The US stock market regulator is warning investors about the latest twist on crypto fundraising. In an investor alert published Tuesday (Jan. 14), the Securities and Exchange Commission urged investors to “use caution” before buying digital tokens offered to the public through online exchanges. This alternative fundraising model is known as an initial exchange offering, or “IEO.”
As opposed to initial coin offerings (ICOs)—the fundraising strategy, popularized in 2017, wherein buyers swapped bitcoin and ether for digital tokens issued directly by startups—IEOs are administered by both startups and exchanges. (It’s kind of like hosting a fundraiser through Kickstarter as opposed to a personal bake sale.)
In theory, through IEOs, exchanges are acting as something of a gatekeeper, vetting new projects before they seek money from the investing public. But because startups often pay exchanges for the privilege of listing their tokens (and because exchanges typically earn money by charging commissions on trades), IEOs aren’t much safer than their ICO predecessors. There’s a clear conflict of interest, and many of these platforms could be operating illegally by selling unregistered securities to US-based investors.
We at Private Key warned our readers about this phenomenon in May 2019, declaring, “Initial exchange offerings are crypto’s next fundraising fiasco.” Since then, popular exchanges like Coinbase and Binance have both explored the market, with the latter facilitating token sales through Binance Launchpad. In December, the platform reportedly helped the brokerage company TroyTrade raise $4 million. At present, 16 completed sales are listed on the Binance Launchpad site.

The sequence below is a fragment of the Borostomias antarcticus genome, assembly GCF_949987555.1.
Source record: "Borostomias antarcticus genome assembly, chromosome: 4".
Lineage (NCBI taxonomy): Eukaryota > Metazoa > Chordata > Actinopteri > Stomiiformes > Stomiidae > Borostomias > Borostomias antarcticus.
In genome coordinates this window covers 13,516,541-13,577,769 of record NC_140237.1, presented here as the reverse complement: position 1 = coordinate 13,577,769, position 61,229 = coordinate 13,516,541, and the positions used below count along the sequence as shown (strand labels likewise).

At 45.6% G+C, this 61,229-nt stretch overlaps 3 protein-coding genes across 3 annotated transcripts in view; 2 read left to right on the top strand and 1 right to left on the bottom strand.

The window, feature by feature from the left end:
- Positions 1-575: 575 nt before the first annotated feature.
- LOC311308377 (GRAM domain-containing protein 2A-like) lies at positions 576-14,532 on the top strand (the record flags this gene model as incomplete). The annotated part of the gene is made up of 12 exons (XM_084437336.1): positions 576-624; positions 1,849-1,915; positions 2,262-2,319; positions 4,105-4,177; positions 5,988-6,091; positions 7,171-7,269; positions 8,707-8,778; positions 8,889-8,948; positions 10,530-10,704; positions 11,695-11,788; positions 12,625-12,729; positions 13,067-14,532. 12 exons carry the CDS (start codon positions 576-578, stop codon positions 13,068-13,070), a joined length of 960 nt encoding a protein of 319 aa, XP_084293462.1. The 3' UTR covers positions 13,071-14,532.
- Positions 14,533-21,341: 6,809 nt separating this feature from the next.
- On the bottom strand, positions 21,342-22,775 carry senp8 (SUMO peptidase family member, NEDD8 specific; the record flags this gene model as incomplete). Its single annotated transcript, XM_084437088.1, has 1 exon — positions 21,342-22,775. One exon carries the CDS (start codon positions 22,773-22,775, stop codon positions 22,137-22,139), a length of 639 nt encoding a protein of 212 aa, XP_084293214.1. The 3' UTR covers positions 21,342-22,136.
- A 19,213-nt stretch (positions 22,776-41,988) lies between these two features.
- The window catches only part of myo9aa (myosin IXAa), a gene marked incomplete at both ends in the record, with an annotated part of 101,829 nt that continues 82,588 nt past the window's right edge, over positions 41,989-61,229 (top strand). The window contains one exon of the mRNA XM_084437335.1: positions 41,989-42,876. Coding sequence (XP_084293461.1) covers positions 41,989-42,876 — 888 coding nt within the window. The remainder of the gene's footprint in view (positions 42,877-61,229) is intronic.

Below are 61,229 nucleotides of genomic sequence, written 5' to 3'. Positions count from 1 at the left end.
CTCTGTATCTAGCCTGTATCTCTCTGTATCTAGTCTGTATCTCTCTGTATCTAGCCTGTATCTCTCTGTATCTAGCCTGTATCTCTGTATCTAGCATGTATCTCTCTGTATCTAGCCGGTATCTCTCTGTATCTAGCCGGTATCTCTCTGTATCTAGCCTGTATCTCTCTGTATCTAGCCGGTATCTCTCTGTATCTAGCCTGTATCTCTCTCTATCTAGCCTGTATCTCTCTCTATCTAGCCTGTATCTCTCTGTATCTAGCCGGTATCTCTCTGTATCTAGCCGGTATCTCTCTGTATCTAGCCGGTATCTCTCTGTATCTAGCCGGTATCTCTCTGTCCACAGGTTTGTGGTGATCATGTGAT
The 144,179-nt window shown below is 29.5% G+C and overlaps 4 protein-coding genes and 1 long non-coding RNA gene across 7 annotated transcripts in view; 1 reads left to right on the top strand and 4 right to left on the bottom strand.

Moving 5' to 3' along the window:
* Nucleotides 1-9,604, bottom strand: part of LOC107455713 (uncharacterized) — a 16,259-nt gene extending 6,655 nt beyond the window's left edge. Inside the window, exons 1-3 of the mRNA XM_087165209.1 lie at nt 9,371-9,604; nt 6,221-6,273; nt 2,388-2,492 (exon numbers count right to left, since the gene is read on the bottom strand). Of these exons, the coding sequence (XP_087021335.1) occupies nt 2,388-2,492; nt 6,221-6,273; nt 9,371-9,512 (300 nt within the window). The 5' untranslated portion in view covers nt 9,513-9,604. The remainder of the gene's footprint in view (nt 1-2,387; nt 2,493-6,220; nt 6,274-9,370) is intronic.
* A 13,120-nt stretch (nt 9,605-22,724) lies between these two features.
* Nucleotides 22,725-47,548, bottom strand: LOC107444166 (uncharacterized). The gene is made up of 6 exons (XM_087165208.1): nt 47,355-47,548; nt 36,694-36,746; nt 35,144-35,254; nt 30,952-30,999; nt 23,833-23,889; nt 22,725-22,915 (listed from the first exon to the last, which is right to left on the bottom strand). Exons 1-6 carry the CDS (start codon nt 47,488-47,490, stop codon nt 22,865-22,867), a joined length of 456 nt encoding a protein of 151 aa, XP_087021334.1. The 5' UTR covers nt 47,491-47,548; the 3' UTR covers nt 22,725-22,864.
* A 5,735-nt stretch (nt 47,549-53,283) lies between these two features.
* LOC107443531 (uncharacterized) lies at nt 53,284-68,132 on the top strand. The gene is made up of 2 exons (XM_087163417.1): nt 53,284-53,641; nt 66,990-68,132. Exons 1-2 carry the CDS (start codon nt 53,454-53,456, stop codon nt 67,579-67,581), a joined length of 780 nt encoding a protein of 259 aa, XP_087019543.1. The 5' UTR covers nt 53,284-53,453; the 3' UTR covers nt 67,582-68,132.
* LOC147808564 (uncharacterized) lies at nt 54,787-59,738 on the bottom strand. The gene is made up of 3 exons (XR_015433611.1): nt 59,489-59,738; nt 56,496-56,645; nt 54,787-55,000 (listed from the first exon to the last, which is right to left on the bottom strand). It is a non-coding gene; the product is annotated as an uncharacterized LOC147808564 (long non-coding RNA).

Those offerings are poised to follow the pattern of their ICO predecessors. In 2017 and 2018, hundreds of blockchain and crypto startups raised billions of dollars through ICOs while promising to upend almost every industry. From blockchain-based file storage to IoT , though, token trading mania has outpaced practical development. Over the last three years, few if any of these blockchain projects—public or private—have launched a legitimately useful product or interface for businesses or consumers.
That’s not to indict blockchain completely. “Blockchain-like” solutions in areas like food safety have been positive, but they are distinct from public, distributed cryptographic systems—in other words, actual blockchains. The public vs. private network debate has roiled many projects, including Libra, Facebook’s digital money project.
As somebody who has studied these platforms and their challenges for two and half years, I can safely say “blockchain for X” is baloney. And anybody who declares they’re using a blockchain probably doesn’t know much about blockchain, or about whatever “X” is.